It was only a few minutes after my imaginary Trump supporter “Todd White” began exploring Facebook that he learned filmmaker Michael Moore was staging a coup d’etat against president-elect Donald Trump. Todd also learned that Trump won the popular vote. And that there were people paid to protest at Trump rallies.
None of that is true, of course. That’s the sort of fake news that was disseminated by Facebook—bogus content that many believe was written by partisan groups to influence the election. That belief was apparently confirmed Thursday, as The Washington Post reported that Facebook had sold ads to Russian “troll farms,” presumably to influence the election. Previously, Senator Mark Warner (D-Va.) had warned that potentially thousands of “trolls” had published posts to spread disinformation about Hillary Clinton.
But how do Facebook users end up seeing it? During November 2016, we decided to test who’s seeing this partisan fake news, who’s supplying it, and just how obvious it is.
We began our investigation on Nov. 21, 2016, as the fake-news controversy gained momentum—and Facebook and Google began blocking sites that traffic in disinformation from their respective advertising networks. We set up two Facebook accounts, one favoring Hillary Clinton, and the other supporting Trump, then let Facebook recommend a series of news pages. In effect, we were asking Facebook to be our news service.
Then we sat back and watched the news roll in. We looked closely at each post to determine whether it was real news, fake news, or something in between.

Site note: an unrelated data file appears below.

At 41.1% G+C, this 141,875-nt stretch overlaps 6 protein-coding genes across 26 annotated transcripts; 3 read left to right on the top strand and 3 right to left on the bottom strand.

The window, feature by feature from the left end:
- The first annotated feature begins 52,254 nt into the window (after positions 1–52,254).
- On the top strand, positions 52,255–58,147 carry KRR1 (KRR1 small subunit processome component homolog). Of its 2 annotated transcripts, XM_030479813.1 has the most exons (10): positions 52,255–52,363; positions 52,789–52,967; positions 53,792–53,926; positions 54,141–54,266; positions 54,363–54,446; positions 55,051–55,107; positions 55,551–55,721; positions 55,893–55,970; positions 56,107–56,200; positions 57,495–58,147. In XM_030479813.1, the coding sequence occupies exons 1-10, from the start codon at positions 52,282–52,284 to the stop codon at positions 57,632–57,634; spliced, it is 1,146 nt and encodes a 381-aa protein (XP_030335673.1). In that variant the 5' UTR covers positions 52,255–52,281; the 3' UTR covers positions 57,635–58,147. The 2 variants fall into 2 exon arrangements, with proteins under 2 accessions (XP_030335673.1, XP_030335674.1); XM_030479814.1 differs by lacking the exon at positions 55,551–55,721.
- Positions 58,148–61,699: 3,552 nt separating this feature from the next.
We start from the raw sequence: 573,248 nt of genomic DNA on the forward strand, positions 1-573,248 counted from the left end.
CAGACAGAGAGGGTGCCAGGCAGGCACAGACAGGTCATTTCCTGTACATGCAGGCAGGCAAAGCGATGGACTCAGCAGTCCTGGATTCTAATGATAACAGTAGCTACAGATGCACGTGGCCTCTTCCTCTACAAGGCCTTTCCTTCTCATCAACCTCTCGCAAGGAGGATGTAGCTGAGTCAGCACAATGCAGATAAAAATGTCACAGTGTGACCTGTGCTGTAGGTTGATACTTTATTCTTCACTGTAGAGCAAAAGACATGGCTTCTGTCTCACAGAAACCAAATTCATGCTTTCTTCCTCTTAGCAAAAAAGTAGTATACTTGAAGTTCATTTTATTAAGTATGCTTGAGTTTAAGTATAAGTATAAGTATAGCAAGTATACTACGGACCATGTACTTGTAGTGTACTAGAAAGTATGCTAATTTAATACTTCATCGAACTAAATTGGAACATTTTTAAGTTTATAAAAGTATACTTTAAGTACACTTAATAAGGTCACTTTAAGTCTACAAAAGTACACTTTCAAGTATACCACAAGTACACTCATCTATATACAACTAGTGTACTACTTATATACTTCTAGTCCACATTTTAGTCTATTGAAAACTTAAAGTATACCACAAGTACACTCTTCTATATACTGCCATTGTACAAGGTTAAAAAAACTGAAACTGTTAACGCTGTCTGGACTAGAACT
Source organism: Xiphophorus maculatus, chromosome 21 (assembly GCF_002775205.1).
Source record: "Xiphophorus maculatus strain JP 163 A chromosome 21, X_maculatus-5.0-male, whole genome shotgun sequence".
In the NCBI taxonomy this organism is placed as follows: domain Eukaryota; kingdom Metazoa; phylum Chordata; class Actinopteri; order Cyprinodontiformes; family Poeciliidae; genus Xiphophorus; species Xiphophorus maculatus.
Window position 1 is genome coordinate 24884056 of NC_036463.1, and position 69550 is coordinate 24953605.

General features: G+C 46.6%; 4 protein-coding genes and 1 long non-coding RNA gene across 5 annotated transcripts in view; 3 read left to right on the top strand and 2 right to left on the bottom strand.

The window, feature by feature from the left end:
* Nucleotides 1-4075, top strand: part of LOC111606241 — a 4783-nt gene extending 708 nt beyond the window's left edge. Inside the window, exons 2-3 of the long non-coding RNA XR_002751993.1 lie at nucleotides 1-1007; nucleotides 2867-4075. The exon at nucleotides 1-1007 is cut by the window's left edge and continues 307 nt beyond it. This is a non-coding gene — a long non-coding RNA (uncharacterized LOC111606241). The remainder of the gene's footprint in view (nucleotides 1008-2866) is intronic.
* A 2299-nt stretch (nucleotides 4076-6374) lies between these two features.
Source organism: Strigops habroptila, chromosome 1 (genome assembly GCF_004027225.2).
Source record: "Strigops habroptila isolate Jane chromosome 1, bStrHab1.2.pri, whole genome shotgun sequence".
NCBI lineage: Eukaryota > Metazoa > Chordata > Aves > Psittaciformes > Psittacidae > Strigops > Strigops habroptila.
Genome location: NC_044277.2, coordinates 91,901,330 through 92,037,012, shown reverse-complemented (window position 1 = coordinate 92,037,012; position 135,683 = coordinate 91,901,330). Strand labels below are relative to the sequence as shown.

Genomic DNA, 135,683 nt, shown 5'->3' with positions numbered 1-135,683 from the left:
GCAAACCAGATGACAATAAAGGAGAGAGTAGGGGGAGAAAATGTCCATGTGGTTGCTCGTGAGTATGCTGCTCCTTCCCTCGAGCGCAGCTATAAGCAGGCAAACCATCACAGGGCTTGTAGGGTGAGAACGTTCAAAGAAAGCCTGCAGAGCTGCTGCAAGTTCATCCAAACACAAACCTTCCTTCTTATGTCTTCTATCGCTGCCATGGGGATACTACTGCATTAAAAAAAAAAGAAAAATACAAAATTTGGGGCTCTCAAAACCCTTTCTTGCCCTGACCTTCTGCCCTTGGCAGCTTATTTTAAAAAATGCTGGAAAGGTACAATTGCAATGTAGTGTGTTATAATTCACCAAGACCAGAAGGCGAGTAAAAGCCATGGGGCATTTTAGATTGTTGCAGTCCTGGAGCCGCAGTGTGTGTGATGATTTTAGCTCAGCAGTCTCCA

Fake news is a real problem
Questions about Facebook’s role in spreading fake news were raised almost as soon as Trump shocked the world with his victory. BuzzFeed and other news sites began publishing reports about how a small town in Macedonia turned fake election news into a cottage industry.
It appears the authors behind the fake news reports had no partisan agenda. They were just in it for the money. One creator claimed he could make $10,000 per week in ad revenue from stories that were shared among Trump supporters.
The Macedonians may still be at it, because our Republican supporter, Todd White, was flooded with partisan posts. Worse, over a little more than two days, we counted 10 such posts in his feed that were fake, most accusing Democrats or their supporters of illegal activity. In all, White was clearly exposed to more spin than his Democratic counterpart, Chris Smith, who saw exactly zero fake news stories.
But the problem goes beyond fake news. As Facebook’s feeds prove, we live in a “post-truth” world, where the line between partisan spin and outright lies is practically indistinguishable.
- Letting Facebook choose the news
- Into the cesspool
- Fake news and propaganda
- Major change is needed at Facebook
- Fake posts
Letting Facebook choose the news
To conduct our experiment, I opened Google Chrome in Incognito mode, then created two Gmail addresses. I then used both email addresses to register for new Facebook accounts—“Chris Smith” for Clinton, and “Todd White” for Trump. To eliminate hidden biases, I registered them both as white males, each with the same birthday.
For Smith, I then Liked three people: Hillary Clinton, Joe Biden, and President Barack Obama. For White, I Liked Donald Trump, Mike Pence, and Newt Gingrich.